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In the post-Rosemary's Baby (1968) phase of her career, Mia Farrow played a variety of unpredictable, quirky characters in ambitious and largely unsuccessful films up until the time she began her collaboration with Woody Allen in 1982 with A Midsummer Night's Sex Comedy. Some of these were contemporary romantic comedies that failed to click with the public such as John and Mary (1969) and The Public Eye (1972, aka Follow Me!) and big budget, critically maligned features like The Great Gatsby (1974) and Hurricane (1979). But the actress's more peculiar roles were the spooky, dark-haired waif of Joseph Losey's Secret Ceremony (1968), the buck-toothed, leg-brace wearing wife of Jean-Paul Belmondo in Claude Chabrol's Doctor Popaul (1972, aka High Heels), a mother haunted by a dead child in Full Circle (1977, aka The Haunting of Julia), and the possibly deranged in-law in Robert Altman's A Wedding (1978). Yet her bravest - some might say foolhardy - and most physically taxing role would have to be Sarah, the blind girl terrorized by a maniac in See No Evil (1971, aka Blind Terror).
Shot in Berkshire, England, this lushly photographed thriller from director Richard Fleischer, was largely a British affair in terms of cast and crew with Ms. Farrow the sole American actor in the mix (though she plays an upper class Brit). Sarah has been recently blinded by a fall from a horse and is recuperating at the sprawling country estate of her aunt, uncle and cousin. While she is out one afternoon with her ex-boyfriend Steve, an uninvited guest makes a house call, leaving behind a house full of corpses. When Sarah returns later, she is puzzled by the unexplained absence of her relatives until she discovers the bloody body of her uncle in the tub the next day while drawing a bath. Fleeing the house in terror with a crucial piece of evidence that the killer left behind - an engraved bracelet - Sarah barely escapes being caught by the maniac but her trials are just beginning.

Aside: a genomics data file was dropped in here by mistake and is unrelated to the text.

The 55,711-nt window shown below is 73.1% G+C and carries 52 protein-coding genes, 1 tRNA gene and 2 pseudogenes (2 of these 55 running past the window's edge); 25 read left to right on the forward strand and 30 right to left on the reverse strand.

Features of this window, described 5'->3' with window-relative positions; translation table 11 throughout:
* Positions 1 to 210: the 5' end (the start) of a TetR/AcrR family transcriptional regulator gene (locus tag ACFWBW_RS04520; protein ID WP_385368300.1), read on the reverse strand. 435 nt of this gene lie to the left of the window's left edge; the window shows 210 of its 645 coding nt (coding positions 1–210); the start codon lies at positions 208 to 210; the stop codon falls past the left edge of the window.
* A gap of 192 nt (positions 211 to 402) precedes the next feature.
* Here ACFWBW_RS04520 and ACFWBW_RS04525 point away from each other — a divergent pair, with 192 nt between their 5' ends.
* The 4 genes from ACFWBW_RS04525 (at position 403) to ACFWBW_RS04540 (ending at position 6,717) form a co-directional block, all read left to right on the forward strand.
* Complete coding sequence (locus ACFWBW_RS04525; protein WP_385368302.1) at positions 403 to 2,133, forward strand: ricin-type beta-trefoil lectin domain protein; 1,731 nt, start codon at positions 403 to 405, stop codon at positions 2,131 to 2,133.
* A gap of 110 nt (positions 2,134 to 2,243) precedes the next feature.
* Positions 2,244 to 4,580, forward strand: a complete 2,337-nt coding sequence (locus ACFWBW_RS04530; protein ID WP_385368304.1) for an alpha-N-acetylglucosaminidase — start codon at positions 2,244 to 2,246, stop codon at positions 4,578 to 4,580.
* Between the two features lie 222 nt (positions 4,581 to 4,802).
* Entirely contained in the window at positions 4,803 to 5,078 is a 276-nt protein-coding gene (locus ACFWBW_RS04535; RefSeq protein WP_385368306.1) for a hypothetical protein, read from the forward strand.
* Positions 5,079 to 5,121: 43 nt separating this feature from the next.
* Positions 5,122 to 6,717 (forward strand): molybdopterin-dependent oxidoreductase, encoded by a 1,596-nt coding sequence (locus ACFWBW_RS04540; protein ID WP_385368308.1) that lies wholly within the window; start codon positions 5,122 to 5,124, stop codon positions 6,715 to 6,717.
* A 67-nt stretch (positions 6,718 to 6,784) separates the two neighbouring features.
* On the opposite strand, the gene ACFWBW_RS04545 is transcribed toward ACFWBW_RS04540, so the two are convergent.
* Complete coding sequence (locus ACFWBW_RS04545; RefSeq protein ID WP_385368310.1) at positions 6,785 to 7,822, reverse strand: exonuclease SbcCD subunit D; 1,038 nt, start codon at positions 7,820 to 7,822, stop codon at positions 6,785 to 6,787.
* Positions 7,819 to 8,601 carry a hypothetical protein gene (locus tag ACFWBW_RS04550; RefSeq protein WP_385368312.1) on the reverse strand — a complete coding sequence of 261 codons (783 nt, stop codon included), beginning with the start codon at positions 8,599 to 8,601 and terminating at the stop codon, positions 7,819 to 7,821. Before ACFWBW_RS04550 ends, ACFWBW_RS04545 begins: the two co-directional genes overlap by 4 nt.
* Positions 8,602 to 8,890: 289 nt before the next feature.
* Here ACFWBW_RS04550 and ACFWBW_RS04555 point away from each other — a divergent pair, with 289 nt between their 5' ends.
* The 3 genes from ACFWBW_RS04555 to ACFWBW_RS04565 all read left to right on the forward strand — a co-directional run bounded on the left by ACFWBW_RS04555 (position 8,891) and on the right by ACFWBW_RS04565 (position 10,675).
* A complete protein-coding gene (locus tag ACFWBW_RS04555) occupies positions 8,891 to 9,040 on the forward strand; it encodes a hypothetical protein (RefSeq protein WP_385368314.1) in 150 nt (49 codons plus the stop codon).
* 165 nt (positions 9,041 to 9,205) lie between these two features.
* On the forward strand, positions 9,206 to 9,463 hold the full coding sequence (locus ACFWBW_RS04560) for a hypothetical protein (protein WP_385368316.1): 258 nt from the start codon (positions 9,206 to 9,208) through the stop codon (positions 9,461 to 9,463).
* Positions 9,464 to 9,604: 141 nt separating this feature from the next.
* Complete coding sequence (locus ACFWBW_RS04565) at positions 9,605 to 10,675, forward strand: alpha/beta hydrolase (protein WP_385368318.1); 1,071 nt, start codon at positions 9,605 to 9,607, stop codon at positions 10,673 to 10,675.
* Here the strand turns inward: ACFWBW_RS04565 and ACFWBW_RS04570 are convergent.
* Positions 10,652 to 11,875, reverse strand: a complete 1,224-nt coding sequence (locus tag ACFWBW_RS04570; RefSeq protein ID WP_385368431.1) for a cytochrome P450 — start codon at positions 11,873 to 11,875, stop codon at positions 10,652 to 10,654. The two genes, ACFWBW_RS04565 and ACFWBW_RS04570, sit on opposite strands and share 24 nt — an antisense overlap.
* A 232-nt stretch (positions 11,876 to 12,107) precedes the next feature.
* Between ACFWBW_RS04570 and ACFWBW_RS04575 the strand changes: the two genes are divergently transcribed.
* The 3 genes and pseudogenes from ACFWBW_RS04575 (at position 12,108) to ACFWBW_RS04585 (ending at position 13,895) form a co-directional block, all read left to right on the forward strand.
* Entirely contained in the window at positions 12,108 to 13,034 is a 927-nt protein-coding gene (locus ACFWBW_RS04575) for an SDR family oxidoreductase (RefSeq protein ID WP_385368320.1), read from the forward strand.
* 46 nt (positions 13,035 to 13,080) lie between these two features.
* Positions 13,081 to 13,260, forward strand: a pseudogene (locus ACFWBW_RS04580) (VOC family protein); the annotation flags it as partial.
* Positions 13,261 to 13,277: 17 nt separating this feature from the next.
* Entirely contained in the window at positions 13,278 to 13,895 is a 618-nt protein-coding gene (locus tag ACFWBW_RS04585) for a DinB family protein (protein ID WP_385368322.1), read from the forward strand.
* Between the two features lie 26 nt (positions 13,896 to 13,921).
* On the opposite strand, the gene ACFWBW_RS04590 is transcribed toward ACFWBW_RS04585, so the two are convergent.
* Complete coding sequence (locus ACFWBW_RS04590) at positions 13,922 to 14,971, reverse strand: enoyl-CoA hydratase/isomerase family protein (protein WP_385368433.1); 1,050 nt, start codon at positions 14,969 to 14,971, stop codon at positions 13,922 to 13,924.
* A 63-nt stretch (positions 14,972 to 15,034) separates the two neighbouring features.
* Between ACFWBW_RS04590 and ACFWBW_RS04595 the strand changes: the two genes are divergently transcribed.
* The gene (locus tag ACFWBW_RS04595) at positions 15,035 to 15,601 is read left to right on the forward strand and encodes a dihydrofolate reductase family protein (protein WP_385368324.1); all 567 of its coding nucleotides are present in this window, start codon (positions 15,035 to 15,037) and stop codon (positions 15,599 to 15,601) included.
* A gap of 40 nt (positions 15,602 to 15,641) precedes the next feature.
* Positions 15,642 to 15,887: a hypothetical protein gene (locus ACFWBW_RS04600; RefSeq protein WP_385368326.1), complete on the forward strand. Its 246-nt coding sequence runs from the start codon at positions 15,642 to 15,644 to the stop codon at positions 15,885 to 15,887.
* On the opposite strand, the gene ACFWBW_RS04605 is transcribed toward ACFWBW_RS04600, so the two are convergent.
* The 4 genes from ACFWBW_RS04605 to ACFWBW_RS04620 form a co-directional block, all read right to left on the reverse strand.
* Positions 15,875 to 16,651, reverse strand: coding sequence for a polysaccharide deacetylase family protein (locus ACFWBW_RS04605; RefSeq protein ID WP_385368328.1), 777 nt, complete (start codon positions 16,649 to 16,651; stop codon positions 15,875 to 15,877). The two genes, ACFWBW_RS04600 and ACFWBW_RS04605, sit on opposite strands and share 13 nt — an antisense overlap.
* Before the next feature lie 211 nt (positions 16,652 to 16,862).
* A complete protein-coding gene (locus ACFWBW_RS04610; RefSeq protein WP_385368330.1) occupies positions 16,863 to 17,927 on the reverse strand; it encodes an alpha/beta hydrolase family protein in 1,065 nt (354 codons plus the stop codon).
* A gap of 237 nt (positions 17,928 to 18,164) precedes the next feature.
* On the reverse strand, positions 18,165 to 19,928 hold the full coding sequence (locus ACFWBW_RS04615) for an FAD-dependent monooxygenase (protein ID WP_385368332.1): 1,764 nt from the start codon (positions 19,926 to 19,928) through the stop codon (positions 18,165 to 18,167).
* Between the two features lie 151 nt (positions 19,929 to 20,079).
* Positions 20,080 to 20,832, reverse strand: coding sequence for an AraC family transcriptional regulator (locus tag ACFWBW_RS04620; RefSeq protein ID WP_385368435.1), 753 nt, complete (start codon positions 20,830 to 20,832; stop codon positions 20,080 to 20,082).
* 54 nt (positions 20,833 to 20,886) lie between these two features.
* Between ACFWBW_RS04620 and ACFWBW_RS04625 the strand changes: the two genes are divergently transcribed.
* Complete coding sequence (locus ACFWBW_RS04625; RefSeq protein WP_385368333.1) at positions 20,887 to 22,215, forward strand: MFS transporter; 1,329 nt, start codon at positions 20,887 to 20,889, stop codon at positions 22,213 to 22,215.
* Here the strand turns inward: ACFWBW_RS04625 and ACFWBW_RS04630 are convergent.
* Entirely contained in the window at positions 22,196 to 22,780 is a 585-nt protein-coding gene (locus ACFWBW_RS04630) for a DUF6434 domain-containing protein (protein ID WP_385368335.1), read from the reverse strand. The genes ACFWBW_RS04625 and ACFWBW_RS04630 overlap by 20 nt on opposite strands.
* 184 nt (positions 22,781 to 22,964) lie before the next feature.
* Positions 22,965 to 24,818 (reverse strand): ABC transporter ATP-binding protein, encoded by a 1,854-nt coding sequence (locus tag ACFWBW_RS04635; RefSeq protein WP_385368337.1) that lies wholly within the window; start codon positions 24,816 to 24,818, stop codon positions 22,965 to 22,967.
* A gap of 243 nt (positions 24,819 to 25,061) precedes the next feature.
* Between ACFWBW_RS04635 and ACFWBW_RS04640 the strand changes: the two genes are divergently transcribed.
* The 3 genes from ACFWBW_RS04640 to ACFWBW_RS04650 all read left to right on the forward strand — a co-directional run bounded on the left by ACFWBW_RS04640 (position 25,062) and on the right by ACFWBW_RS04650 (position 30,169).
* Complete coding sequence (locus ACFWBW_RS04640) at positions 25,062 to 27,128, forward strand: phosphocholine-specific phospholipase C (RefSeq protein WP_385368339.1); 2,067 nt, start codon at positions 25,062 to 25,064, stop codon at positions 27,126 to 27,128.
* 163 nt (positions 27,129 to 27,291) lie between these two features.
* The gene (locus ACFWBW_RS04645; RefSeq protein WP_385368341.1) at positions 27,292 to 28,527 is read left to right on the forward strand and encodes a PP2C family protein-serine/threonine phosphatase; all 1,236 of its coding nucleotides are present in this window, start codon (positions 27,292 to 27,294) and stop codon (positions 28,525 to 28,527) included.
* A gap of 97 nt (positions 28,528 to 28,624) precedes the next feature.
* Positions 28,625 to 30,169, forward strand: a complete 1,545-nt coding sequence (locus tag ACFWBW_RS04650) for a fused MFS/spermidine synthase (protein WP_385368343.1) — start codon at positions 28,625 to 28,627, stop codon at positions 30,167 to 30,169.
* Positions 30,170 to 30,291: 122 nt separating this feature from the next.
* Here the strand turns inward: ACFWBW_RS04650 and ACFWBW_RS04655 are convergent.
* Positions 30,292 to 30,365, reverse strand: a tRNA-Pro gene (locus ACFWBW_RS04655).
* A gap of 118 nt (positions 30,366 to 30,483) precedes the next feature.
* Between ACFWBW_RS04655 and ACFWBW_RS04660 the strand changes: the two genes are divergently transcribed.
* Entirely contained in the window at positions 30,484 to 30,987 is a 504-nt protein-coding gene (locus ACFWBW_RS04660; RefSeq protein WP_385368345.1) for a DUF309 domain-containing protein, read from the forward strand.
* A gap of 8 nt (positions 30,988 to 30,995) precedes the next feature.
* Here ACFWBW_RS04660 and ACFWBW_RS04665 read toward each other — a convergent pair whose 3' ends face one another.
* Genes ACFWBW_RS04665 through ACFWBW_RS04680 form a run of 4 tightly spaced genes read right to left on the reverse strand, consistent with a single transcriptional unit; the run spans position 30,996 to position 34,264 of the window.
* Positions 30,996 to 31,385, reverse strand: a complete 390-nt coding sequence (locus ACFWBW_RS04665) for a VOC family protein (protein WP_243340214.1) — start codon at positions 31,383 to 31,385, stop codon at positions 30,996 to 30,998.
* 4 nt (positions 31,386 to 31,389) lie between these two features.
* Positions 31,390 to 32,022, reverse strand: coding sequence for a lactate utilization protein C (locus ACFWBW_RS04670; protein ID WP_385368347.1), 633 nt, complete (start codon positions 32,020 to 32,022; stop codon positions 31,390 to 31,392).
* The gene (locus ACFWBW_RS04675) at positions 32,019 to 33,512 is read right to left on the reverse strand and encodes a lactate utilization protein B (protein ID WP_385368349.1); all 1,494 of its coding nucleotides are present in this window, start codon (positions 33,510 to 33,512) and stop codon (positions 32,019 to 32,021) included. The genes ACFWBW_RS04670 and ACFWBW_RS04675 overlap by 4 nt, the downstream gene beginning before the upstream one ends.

While See No Evil frightened some filmgoers at the time of its release, the film, apart from Farrow's effective performance, has not held up well over the years. The mechanical, clich-ridden premise is tediously protracted and overtly manipulative to often risible effect; there are so many close-up shots of the killer's star-decorated cowboy boots as he stalks his prey throughout the movie that they deserve a headliner screen credit as "The Boots." In addition, every suspenseful moment is telegraphed well in advance. When we are shown a broken glass on the kitchen floor repeatedly, we know that the barefoot heroine will run across it blindly as she's being chased through the house later. The gimmick of a blind girl in jeopardy begins to seem like some sort of cruel joke as the movie progresses, requiring Farrow to run into objects, be slapped and abused by gypsies, fall down a steep embankment, wallow in mucky red clay, get scratched by tree branches, and almost drown in a bathtub. The elfin, child-like Farrow is game for anything though and gets a major workout here that is physically and emotionally exhausting for both the actress and the viewer.